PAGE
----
The holiday shopping season is officially in full swing as Black Friday and Cyber Monday sent many retailers’ sales skyrocketing. Paid search ad spend followed a similar trajectory for most advertisers, and brands are now hurriedly assessing this year’s early performance in order to figure out what’s working, what isn’t, and how to move forward.
One key consideration many advertisers take into account when calculating AdWords bids is Google’s cross-device conversions metric, which is an estimate of the number of orders on one device which are tied to a paid search click on a different device. As many consumers now own multiple devices with which to search and convert, this metric is valuable in better estimating the expected value of paid search clicks.
However, one key bit of information to note on cross-device conversions is that these conversions will continue to accrue for each particular day for as long as the duration of the conversion window. The conversion window is assigned for each conversion type in AdWords, and dictates how long after clicks or impressions (view-throughs) that orders tied to a click or impression will be attributed to and reported on in AdWords.
While both single-device and cross-device conversions are attributed to the date on which the paid search click occurred, cross-device conversions are more likely than single-device conversions to occur at a later date. Thus, the lift in conversions created by adding cross-device estimates to single-device conversions often grows larger for any single day over the course of the conversion window for each account.
Some brands choose very short conversion windows of just one or two days, and this is less of an issue for those advertisers since it wouldn’t take long for all cross-device conversions for a date to be fully populated. However, any advertiser using, for example, AdWords’ default conversion window of 30 days can see significant movement in the number of cross-device conversions attributed to a particular day throughout the course of the conversion window.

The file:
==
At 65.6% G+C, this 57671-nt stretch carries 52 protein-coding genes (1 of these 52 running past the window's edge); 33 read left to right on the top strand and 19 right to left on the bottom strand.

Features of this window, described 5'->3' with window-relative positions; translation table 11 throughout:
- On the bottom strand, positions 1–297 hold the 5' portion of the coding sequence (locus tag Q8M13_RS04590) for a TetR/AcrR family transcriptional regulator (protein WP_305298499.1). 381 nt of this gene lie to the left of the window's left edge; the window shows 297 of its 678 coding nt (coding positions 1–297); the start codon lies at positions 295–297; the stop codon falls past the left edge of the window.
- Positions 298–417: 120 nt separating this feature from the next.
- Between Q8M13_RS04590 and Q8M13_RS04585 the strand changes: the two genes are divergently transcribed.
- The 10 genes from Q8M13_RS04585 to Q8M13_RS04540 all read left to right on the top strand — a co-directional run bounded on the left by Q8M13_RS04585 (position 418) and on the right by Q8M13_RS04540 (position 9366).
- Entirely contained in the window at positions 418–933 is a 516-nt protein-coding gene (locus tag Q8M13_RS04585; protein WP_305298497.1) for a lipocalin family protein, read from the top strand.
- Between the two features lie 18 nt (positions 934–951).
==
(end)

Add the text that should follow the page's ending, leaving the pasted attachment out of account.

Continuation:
As such, advertisers with conversion windows longer than a couple of days may want to use last year’s cross-device lift during the holidays in order to estimate the lift this year, instead of looking at recent cross-device lift for bidding calculations. This is also true throughout the rest of the year, but can be especially important during the holiday season.
Taking a look at the lift cross-device conversions accounted for in 2015 for the median Merkle retail advertiser, we find that cross-device conversions accounted for a smaller share of total weekly paid search conversions during the holiday shopping season compared to the weeks leading up to Thanksgiving, a trend also observed in 2014. This trend indicates that searchers are more likely during the holiday season to convert on the same device searched on and/or head to a brick-and-mortar location for a purchase rather than switch devices.
Paid search order latency and AOV also decline during the holiday season, and all of these trends point to quicker/less considered purchases during this time.
If your AdWords conversion window is just one or two days, it’s pretty easy to use recent cross-device performance in calculating bids throughout the holiday season as data will be fully populated quickly. However, for an advertiser using the AdWords default window of 30 days, cross-device conversions attributed to Thanksgiving Day might continue to grow all the way until Christmas Eve.
As such, it makes sense for many advertisers to focus on what the cross-device lift looked like last year in adjusting bids during the rest of this holiday season. Take this into consideration as you continue to optimize your AdWords account throughout this pivotal time of the year.